The occupation of a police officer is commonly referred to as one of the most stressful occupations. Causes of stress for police officers can be linked to the organizational structure and the demands of the profession to include shift work, overtime, and years of service. The rigid nature of the organization has been referred to as one of the primary sources of stress for law enforcement. In addition to the stress of the organizational structure, police encounter the threat of violent criminals and disturbing crime scenes as a part of routine daily possibilities. Potential causes of stress for correctional staff are similar to the stress that police officers endure. Stress is derived from internal and external sources to include, prison/jail organizational structure, nature of work-supervision of the inmate population, overtime, shift work, length of time on the job, privacy/safety concerns, threats of inmate violence/actual inmate violence, inmate demands/manipulations, co-workers, specific post or assignments, poor public image, and low pay. We will write a custom essay sample on Occupational Stress in Law Enforcement Intervention Strategies or any similar topic specifically for you Do Not WasteYour Time HIRE WRITER Only 13.90 / page Correctional officers and police officers had the highest rates of non-fatal violent incidents at work between 1990-1995 (Finn, p. , 2001). Research regarding causes of stress for law enforcement was inconsistent when attempting to determine the highest rates of stress. Areas of concern for both correctional and police officers that experience work-related stress span from work-related effects to the effects on the employees personal life. Officers can suffer physical ailments as a result of work-related stress that include heart disease, high blood pressure, and eating disorders, etc. Studies have shown that disability of officers has been linked to stress related causes. Additional areas of concern are staff burnout, personal and family relationships that include the displacement of frustration onto family/friends and poor work performance which ultimately compromises institutional safety and creates stress for co-workers. One of the most significant causes of stress in law enforcement is critical incidents and the impact of critical incident stress in law enforcement. A critical incident can be defined as â€Å"any situation in which an officer’s expectations of personal infallibility suddenly become tempered by imperfection and crude reality† (Kureczka, 1996). Critical Incidents in law enforcement are loosely defined because the nature of the incidents can affect officers differently. Examples of critical incidents in law enforcement include line of duty death, serious injury of a co-worker, officer involved shooting, traumatic death of a child, hostage and riot situations. Critical Incident Stress can lead to Post Traumatic Stress Disorder. Four to ten percent of individuals who experience a critical incident will develop PTSD. Research shows that 87% of all emergency workers experience the effects of critical incident stress (Kureczka,1996). Stressors can be multiplied by compounding events (i. e. death of a suspect and injury to the officer). The effects of a critical incident affect the officer physically, emotionally and cognitively. Physical affects (effects) can range from headaches, muscle aches, sleep disturbance, decreased sexual activity, decreased appetite, and impotence. Emotional affects include anxiety, fear, guilt, sadness, anger, irritability, withdrawal and a sense of feeling lost. Cognitive affects include flashbacks, repeated visions of the incident, nightmares, slowed thinking, difficulty in decision making, disorientation, memory lapse, and the lack the ability to concentrate. Intervention strategies include a variety of options that have been implemented in law enforcement over the past twenty years. Some intervention programs are specific to the everyday stressors of the profession while others are more concentrated to areas involving critical incidents. The development and establishment of stress programs or Employee Assistance Programs are types of intervention programs available. Programs vary by department and in levels of perceived success. Possible program components include trained correctional staff assisting other correctional staff that have experienced a critical incident at work, implementation of a counseling team, implementation of a stress unit, critical incident debriefing, increased communication with employees, wellness programs, staff involvement in policy making and training education programs. The benefits of the implementation of programs to help employees deal with stress include, reduction of overtime costs incurred due to sick time usage, reduction in staff turnover rates, enhanced staff morale coupled with improved job performance, increased institutional and officer safety, improved relations with the union, staff feeling that management/administrators value them as individuals. The role of the administration in providing support to officers’ both pre and post critical incidents has a tremendous The administration’s role in combatting critical incident stress is mutually beneficial to the employee and the agency. The agency impact is on the organizational structure (i. e. other officers, the department, the public, and families) as a whole as well as budgetary impact that affects all areas (retention, training, etc. ). When compared to the cost of intervention, it is financially more beneficial to the organization to spend money on intervention which in turn also benefits the entire organizational structure. . Intervention strategies specific to critical incidents include counseling for employees with counselors that have a thorough understanding f the type of work of law enforcement, as well as the availability of peer support officers that are specially trained to recognize problems and make referrals. The availability of pre-incident stress education and stress management training for new recruits and seasoned employees throughout employment allows employees who experience critical incident stress to recognize the signs and seek help. Additional orientations for families also provides for information on stress in law enforcement to be communicated to prepare families for what to expect in the event that an incident occurs. References Finn, P. (2001). Addressing Correctional Officer Stress: Programs and Strategies. Criminal Justice Media, Inc. Retrieved from http://search. proquest. com/socialsciences/docview/ 214386062/fulltext/ 136F9663B05382C356E/ 3? accountid=36616 on May 28, 2012 Kureczka, A. (1996). Critical Incident Stress in Law Enforcement, FBI Law Enforcement Bulletin. Retrieved from http://search. proquest. com/socialsciences/docview/204132441/ fulltextPDF/136F9D8BC523F17E9DF/2? accountid=36616 on May 28, 2012 Feemster, S. 2010). The Forensic Examiner. Addressing the Urgent Need for Multi- Dimensional Training in Law Enforcement Retrieved from http://search. proquest. com/ SocialSciences/docview/859010103/fulltextPDF/136FB22E6C16A280637/4? accountid= 36616 on May 28, 2012 To Quit or not to Quit: Perceptions of Participation in Correctional Decision Making and the Impact of Organizational Stress Retrieved from http://search. proquest. com/social sciences/docview/214563577/136FB3A66E950711643/2 ? accountid=36616 on May 28, 2012 Jaramillo, F. , Nixon, R. Sams, D. (2004). The Effect of Law Enforcement Stress on Organizational Commitment. Retrieved from http://search. proquest. com/socialsciences/ docview /211301458/ fulltextPDF/136FB495CC464AAE192/14? accountid=36616 on May 28, 2012 McCarty, W. , Zhao, J. Garland, B. , (2007). Occupational Stress and Burnout between Male and Female Police Officers Retrieved from http://search. proquest. com/socialsciences/ docview/211277163/fulltextPDF/136FBFDCC4976A43D80/1? accountid=36616 on May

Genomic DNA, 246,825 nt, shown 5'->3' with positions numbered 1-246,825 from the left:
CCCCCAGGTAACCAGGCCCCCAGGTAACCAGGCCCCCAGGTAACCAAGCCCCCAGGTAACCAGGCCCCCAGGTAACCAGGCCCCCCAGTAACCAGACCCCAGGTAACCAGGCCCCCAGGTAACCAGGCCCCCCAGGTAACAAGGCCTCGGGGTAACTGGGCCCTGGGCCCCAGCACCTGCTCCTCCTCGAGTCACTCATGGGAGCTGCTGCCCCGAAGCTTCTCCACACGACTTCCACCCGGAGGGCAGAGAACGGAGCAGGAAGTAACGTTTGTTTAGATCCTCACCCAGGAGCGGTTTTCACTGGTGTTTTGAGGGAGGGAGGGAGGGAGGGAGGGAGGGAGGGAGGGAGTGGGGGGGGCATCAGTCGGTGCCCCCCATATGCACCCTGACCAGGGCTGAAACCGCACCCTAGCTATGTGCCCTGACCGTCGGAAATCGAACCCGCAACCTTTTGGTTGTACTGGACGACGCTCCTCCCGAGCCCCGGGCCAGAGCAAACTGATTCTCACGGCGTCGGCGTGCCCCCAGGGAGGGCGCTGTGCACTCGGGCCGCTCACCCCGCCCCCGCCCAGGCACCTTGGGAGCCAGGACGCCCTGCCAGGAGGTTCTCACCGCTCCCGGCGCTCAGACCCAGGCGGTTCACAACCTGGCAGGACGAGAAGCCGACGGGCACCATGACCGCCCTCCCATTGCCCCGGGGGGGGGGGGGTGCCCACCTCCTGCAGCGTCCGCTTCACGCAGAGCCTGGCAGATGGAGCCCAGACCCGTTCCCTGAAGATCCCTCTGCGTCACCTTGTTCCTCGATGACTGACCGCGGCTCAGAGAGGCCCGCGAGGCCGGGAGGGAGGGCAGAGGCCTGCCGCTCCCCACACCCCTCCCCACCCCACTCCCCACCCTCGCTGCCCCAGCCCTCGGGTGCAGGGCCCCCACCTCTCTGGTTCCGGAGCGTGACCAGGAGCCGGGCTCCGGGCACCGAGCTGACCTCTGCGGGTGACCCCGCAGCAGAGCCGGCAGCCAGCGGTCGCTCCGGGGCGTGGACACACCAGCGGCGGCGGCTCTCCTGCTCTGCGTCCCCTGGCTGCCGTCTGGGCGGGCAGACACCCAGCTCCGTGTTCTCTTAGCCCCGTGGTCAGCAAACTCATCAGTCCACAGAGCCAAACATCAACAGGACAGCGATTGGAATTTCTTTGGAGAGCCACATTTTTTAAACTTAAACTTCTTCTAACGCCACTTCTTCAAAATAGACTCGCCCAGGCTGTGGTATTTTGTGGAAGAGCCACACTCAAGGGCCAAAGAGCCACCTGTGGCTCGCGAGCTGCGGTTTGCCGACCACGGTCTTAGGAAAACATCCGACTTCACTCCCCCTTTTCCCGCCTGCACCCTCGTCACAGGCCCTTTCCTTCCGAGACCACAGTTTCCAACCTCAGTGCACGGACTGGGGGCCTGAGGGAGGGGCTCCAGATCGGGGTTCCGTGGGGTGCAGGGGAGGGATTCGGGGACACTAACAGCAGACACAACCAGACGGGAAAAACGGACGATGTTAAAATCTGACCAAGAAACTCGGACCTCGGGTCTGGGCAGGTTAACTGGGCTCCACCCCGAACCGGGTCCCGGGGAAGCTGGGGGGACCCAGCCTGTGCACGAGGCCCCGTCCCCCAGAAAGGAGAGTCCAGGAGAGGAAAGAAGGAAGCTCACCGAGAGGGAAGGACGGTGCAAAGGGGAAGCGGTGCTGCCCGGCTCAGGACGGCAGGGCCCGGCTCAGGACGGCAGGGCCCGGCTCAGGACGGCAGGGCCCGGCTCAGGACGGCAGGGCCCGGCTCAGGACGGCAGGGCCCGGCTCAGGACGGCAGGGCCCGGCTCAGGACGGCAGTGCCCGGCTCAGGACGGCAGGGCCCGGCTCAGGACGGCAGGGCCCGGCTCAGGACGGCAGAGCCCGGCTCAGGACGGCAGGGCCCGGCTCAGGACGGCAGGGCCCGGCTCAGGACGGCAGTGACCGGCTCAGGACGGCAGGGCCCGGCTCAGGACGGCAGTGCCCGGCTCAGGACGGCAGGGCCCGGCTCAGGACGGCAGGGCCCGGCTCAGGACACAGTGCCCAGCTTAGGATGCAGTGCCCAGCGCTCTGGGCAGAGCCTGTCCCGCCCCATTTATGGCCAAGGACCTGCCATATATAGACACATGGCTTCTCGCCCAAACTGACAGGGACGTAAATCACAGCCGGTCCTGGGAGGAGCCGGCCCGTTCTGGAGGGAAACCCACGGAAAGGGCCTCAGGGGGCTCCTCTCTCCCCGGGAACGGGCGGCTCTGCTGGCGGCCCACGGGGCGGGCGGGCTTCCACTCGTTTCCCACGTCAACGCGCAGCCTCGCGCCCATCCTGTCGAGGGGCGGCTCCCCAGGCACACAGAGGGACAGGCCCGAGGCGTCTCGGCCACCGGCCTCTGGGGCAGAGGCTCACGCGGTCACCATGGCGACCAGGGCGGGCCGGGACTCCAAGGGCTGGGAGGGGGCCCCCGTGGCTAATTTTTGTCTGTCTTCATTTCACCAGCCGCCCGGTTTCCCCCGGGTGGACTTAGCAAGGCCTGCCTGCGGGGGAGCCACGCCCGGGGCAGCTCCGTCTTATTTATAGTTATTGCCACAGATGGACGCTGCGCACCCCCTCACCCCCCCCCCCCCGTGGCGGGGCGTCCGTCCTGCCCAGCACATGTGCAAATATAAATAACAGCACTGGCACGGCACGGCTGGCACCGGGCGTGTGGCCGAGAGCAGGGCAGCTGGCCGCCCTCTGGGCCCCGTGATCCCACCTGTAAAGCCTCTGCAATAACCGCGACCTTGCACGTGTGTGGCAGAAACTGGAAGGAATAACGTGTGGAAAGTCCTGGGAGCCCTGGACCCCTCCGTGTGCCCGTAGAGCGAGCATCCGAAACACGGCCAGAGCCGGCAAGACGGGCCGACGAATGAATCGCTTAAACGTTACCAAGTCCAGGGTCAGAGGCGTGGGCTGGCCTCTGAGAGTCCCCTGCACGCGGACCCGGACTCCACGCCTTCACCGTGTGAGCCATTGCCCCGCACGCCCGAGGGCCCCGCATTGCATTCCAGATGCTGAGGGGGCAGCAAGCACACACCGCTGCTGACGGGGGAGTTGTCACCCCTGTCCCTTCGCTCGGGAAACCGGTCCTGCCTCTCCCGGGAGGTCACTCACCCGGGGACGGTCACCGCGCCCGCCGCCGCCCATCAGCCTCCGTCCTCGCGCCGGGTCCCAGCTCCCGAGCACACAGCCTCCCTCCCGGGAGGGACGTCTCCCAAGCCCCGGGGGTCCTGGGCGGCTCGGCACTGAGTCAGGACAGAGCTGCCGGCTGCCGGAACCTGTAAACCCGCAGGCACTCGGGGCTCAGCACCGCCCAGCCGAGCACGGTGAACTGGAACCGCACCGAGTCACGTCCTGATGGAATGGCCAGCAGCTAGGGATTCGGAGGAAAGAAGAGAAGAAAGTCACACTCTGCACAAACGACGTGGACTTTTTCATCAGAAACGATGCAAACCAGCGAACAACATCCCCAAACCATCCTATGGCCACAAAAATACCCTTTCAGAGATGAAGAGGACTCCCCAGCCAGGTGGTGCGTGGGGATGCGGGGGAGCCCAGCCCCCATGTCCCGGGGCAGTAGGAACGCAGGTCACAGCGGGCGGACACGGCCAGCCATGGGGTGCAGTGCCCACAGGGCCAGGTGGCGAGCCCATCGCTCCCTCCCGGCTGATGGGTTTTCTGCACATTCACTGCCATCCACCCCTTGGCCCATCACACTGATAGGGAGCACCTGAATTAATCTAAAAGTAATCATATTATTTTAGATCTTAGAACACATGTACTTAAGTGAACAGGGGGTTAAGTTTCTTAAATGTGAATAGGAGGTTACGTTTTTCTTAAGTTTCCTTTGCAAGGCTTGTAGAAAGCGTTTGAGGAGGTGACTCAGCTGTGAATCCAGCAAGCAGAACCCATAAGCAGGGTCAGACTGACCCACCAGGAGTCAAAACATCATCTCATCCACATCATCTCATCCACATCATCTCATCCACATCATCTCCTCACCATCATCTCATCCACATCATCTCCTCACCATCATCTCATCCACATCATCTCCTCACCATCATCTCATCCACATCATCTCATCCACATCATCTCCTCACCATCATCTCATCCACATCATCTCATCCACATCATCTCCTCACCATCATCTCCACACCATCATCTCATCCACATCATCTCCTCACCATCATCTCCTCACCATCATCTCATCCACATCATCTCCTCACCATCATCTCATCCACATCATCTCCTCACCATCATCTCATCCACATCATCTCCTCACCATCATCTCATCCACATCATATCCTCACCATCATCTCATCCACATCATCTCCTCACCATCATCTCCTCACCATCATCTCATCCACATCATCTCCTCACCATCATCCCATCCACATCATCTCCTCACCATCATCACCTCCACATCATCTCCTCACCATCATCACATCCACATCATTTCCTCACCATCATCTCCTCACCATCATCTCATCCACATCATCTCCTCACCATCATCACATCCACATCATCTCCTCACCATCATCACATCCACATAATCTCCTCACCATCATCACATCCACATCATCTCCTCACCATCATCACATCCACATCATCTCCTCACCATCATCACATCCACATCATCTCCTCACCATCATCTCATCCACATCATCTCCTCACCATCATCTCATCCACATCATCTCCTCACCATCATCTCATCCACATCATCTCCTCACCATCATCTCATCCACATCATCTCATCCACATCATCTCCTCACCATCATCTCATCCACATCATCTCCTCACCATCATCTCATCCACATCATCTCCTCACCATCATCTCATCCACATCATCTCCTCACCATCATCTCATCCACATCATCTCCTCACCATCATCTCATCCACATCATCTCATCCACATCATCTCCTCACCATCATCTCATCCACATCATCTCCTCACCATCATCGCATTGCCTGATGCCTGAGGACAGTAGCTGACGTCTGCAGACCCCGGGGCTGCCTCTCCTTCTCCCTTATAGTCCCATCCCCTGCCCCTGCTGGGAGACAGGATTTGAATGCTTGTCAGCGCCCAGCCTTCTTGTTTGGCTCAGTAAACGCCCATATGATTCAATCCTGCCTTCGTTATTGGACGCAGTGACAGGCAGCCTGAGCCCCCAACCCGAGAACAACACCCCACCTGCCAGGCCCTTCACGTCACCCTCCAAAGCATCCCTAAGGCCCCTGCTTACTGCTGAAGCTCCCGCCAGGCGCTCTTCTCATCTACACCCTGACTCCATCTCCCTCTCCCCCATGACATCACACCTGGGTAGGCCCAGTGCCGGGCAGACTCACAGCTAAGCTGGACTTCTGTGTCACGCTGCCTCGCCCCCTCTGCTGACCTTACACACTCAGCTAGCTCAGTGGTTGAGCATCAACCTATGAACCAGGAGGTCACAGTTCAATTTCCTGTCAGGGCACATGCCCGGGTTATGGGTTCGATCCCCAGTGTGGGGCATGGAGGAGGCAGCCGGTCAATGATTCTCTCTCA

Wednesday, March 18, 2020